# Memoization of Factorials in Python

I am currently working on an article about calculating sines and cosines using Taylor Polynomials. These make heavy use of factorials so I started thinking about ways to streamline the process.

This article describes a simple project using memoization with a lookup table to pre-calculate factorials and store them for future use.

Many algorithms and other processes make heavy and repeated use of values which need to be calculated, often in a way which is expensive in terms of memory and/or time. It therefore makes sense to develop some sort of mechanism whereby the values which are or are likely to be needed frequently are calculated only once.

The use of factorials in calculating trigonometric functions mentioned above is one example. In a future article I’ll extend the principle to calculating and storing sines and cosines themselves, but of course there are many other common examples.

When considering factorials the broad outline of memoization using a lookup table is simple and obvious: just use a list of integers the highest index of which is the highest number we want the factorial of. The factorial of a given number is therefore set and retrieved using the number as the array’s index.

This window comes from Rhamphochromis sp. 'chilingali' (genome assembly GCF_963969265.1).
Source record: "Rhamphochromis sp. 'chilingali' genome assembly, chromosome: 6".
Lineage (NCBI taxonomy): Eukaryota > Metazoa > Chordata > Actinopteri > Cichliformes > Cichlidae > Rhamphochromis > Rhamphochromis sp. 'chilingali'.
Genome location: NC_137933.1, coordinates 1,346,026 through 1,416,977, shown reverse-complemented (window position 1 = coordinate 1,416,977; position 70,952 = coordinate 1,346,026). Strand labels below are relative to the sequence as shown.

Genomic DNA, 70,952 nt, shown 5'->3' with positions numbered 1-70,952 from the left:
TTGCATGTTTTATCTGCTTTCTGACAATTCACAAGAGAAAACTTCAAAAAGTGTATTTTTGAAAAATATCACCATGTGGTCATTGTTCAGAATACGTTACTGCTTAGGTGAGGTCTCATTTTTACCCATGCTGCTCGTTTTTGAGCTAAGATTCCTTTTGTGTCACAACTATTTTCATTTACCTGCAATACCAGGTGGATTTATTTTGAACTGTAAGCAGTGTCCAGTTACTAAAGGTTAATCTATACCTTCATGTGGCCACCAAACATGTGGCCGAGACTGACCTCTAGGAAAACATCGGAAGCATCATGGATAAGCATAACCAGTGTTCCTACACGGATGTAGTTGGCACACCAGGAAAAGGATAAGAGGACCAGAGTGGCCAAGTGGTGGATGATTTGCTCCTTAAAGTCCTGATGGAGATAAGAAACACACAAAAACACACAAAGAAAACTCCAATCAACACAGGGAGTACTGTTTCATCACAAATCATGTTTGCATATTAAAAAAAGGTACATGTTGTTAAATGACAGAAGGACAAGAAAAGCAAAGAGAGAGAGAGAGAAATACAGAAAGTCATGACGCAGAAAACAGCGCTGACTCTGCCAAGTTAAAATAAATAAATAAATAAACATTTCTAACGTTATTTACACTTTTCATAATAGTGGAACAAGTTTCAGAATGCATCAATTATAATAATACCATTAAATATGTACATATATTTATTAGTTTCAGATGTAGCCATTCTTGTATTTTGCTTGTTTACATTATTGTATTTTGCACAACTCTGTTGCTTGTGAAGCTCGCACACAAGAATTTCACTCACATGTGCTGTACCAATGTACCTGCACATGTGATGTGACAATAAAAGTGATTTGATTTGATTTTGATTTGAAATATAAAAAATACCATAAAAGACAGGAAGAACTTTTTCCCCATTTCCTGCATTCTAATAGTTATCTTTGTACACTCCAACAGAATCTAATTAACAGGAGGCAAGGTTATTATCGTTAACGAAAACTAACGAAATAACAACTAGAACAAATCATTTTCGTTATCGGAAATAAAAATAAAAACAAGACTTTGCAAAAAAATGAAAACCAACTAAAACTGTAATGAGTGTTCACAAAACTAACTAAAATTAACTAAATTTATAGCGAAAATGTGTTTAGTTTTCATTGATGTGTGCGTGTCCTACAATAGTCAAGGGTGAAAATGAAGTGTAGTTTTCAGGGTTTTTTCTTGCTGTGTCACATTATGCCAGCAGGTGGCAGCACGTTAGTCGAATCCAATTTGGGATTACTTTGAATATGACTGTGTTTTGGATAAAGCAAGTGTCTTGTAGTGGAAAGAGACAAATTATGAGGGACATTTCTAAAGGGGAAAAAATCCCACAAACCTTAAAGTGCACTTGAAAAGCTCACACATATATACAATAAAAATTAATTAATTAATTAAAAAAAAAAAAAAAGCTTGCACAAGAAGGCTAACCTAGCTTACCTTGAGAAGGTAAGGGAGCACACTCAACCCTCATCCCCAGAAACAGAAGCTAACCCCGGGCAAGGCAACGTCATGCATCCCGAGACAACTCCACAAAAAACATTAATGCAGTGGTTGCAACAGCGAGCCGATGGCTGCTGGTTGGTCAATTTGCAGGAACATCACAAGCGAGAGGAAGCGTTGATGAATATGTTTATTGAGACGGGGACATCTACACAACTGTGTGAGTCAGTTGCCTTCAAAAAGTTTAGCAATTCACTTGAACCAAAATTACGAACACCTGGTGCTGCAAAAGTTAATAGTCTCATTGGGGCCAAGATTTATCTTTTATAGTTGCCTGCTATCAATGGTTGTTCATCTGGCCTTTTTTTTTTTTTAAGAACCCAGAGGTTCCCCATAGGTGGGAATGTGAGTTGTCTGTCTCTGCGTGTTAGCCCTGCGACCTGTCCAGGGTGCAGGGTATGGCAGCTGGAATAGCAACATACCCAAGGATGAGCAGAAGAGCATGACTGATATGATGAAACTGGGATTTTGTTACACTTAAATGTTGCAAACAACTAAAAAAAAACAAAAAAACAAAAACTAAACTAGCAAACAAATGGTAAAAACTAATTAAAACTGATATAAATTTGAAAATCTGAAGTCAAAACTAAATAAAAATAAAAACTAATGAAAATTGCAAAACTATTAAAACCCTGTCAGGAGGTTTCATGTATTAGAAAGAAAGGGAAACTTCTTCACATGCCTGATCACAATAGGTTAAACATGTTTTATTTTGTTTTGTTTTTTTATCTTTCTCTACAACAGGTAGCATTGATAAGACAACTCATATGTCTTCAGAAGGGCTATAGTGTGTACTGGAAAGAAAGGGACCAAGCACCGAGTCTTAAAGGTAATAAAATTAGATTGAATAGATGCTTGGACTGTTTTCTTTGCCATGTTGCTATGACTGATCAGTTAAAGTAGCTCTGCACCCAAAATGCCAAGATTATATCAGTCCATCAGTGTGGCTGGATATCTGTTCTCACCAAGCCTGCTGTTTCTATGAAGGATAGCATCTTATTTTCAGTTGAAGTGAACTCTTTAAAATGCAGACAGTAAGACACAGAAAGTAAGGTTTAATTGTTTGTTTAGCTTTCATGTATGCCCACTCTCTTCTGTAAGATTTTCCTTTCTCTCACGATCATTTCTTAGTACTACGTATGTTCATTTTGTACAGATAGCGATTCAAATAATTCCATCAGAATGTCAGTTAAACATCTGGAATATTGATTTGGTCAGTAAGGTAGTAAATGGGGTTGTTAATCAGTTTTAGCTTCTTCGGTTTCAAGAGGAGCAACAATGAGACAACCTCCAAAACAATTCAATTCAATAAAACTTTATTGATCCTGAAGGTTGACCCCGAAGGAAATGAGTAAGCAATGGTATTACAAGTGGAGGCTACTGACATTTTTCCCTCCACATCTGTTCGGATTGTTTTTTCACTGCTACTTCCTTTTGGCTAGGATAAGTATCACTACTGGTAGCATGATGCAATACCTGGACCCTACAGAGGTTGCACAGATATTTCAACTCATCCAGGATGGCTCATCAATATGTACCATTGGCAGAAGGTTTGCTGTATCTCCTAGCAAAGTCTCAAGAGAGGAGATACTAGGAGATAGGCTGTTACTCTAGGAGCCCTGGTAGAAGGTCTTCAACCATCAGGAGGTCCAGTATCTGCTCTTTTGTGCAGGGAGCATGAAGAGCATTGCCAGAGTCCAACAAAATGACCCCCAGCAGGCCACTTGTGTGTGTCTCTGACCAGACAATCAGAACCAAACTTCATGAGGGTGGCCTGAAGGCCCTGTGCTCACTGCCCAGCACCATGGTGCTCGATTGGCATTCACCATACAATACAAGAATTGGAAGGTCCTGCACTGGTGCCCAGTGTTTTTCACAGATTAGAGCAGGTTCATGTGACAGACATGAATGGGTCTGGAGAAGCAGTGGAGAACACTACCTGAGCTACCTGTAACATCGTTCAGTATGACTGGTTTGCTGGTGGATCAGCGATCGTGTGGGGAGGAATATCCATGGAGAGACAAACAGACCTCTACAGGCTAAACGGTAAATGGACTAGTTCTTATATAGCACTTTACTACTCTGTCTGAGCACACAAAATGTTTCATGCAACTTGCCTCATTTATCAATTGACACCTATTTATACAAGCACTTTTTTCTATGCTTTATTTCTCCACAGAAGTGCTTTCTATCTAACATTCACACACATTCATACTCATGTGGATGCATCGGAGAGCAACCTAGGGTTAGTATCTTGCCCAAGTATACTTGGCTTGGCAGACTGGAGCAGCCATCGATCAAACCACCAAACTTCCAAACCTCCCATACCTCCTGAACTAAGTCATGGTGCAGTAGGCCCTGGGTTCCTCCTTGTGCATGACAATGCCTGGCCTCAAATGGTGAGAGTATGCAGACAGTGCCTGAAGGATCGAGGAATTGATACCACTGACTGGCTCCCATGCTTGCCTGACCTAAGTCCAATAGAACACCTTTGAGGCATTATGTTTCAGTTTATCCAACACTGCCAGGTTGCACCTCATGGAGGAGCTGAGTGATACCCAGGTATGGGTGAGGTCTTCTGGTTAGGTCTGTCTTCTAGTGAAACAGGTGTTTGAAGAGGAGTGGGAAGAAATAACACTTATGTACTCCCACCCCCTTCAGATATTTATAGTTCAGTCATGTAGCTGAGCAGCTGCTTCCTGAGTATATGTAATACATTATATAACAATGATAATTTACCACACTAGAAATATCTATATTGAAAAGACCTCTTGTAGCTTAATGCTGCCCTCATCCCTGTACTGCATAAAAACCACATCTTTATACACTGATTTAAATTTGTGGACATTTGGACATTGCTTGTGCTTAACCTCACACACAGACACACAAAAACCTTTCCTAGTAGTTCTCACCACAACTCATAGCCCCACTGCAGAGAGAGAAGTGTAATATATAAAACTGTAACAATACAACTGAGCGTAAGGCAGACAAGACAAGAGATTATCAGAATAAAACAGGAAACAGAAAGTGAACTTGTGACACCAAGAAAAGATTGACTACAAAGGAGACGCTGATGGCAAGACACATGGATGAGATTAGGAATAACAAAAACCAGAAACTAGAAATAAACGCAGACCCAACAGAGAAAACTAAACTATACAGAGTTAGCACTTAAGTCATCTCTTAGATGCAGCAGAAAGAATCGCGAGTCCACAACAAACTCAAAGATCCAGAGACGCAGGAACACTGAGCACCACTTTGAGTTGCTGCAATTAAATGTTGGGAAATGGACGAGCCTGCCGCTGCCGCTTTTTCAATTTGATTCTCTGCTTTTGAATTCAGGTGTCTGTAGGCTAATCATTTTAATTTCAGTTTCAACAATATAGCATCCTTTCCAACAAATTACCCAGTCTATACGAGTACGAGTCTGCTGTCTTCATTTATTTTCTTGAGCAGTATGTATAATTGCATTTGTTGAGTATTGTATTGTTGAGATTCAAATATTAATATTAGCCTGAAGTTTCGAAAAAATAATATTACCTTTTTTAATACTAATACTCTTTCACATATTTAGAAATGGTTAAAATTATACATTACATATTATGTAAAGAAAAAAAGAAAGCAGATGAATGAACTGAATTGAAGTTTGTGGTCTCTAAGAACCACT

## What Are We Going to Code?

This project consists of a small class implementing memoization of factorials up to a given maximum. Factorials are calculated in `__init__`

and stored in a list. There is also a method to get an individual factorial.

The project consists of the following files:

- factorialsmemoization.py
- main.py

You can clone/download these from the Github repository.

Let’s look at **factorialsmemoization.py** first.

The `__init__`

method takes as an argument the maximum number to calculate factorials of. We then create an empty list, store the maximum in `self.memoized_to`

, and initialize a variable called `prev`

to 1; its purpose will become clear in a moment.

We then append the factorial of 0 which is 1 to the list before entering a loop to calculate the rest. Note that this loop starts at 1 as we have already set 0. Within the loop we set the next factorial to the previous multiplied by the current number, hence setting `prev`

to 1 to start with. We then set `prev`

to the current factorial.

Finally we have the `get`

method which checks whether the requested factorial is out of range, raising an exception if so. If `n`

is valid it returns the relevant value from the list.

That’s **factorialmemoization.py** finished so we can move on to **main.py**.

After importing the module created above we enter the `main`

function which first creates an instance of the `FactorialMemoization`

class with `n`

set to 8. We then enter a loop to print out factorials of 0 to 10 — I have deliberately overrun the range to demonstrate the exception handling.

Run the program with the following in Terminal…

`python3.8 main.py`

…which will give you the following output.

As you can see we get the correct factorials up to 8 but then hit an exception with 9 which is beyond the calculated range.